Read the full article by Stephanie Stohler (Toxic Free Futures)
“SEATTLE, WA—On March 15, 2022, international coffee giant Starbucks announced its first-ever commitment to eliminate toxic PFAS (per- and polyfluoroalkyl substances) in its food packaging materials. As part of the company’s new sustainable packaging policy, the transition away from these dangerous chemicals in its food packaging materials will be complete in the U.S. by the end of 2022. Starbucks has more than 15,000 U.S. stores and 34,000 stores worldwide and is the second biggest quick-service restaurant chain in the U.S.
The company stated: ‘By the end of this year, we will have eliminated PFAS from all packaging in the U.S. and will eliminate PFAS globally in 2023.’
Though the company’s announcement comes after similar commitments by other major restaurant chains, their timeline is faster than many—including McDonald’s, Burger King, and Taco Bell that have made commitments to phase out PFAS in food packaging by 2025. Wendy’s made a commitment last year to phase out by the end of 2021.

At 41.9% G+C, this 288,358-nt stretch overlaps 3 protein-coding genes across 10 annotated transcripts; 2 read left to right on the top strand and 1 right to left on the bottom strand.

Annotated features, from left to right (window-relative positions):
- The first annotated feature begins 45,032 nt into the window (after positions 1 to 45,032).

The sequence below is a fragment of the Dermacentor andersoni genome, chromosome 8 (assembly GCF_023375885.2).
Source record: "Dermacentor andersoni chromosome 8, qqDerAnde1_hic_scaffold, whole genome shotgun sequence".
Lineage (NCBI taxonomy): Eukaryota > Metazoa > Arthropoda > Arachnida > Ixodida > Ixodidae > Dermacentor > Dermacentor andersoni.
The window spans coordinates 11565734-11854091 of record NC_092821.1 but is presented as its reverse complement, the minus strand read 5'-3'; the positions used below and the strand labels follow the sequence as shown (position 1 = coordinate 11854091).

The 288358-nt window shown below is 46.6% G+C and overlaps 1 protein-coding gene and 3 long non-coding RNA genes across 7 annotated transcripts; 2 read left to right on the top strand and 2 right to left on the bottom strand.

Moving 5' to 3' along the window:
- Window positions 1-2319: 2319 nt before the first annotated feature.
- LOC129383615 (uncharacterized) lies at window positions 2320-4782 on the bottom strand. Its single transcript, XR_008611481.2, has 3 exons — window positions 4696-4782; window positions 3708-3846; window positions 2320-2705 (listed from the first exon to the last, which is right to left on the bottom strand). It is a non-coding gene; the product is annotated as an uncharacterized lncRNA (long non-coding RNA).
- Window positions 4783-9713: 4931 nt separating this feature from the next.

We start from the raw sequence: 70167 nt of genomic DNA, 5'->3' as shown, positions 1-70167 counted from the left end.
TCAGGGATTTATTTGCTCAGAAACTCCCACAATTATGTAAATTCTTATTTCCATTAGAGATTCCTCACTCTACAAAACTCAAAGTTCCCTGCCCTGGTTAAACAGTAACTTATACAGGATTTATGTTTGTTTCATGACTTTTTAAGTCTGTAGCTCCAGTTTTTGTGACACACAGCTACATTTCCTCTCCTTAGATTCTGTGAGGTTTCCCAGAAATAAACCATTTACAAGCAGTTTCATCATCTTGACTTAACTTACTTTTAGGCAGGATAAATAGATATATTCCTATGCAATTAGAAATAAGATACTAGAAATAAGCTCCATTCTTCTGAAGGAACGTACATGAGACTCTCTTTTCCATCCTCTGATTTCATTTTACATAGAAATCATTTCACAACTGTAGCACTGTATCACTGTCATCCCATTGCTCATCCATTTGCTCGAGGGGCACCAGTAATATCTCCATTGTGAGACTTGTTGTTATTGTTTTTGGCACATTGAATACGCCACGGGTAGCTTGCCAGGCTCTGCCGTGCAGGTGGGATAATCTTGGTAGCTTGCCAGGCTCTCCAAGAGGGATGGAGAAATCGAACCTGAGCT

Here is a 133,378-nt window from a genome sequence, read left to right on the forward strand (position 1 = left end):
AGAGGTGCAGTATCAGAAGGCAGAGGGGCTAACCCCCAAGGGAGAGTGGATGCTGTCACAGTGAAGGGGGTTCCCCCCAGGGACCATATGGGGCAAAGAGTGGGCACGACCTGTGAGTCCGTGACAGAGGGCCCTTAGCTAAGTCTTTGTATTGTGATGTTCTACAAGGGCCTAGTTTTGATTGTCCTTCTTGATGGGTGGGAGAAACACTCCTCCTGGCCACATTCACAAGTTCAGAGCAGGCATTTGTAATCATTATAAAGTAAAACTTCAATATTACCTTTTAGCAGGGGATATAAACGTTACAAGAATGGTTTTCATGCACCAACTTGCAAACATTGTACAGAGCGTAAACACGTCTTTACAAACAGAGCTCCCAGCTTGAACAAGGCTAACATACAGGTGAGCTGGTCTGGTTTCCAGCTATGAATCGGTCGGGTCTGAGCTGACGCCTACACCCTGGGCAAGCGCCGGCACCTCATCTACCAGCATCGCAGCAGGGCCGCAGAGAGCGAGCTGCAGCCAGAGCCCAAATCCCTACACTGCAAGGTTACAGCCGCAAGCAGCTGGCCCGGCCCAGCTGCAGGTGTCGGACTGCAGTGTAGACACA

Starbucks’ announcement follows Toxic-Free Future’s multi-year Mind the Store campaign to phase out PFAS from retail food packaging. Toxic-Free Future (TFF) published reports in 2018, 2019, and 2020 indicating the presence of PFAS in food packaging materials at major quick-service and grocery store chains. Last week, Restaurant Brands International, the parent company of Burger King, Popeyes and Tim Hortons, announced a global ban on PFAS. In response to TFF’s campaign, 22 retailers selling food or food packaging have announced steps to reduce or eliminate PFAS in food packaging at more than 140,000 stores worldwide.
The commitment also follows a peer-reviewed study led by scientists at TFF, the University of Washington, and Indiana University that found PFAS in 100% of breast milk samples from 50 mothers in and around Seattle, WA. TFF’s recent investigative report further revealed that the nation’s only manufacturer of PFAS for food packaging is a major source of both PFAS pollution and ozone-depleting chemicals, contaminating drinking water and contributing to climate change.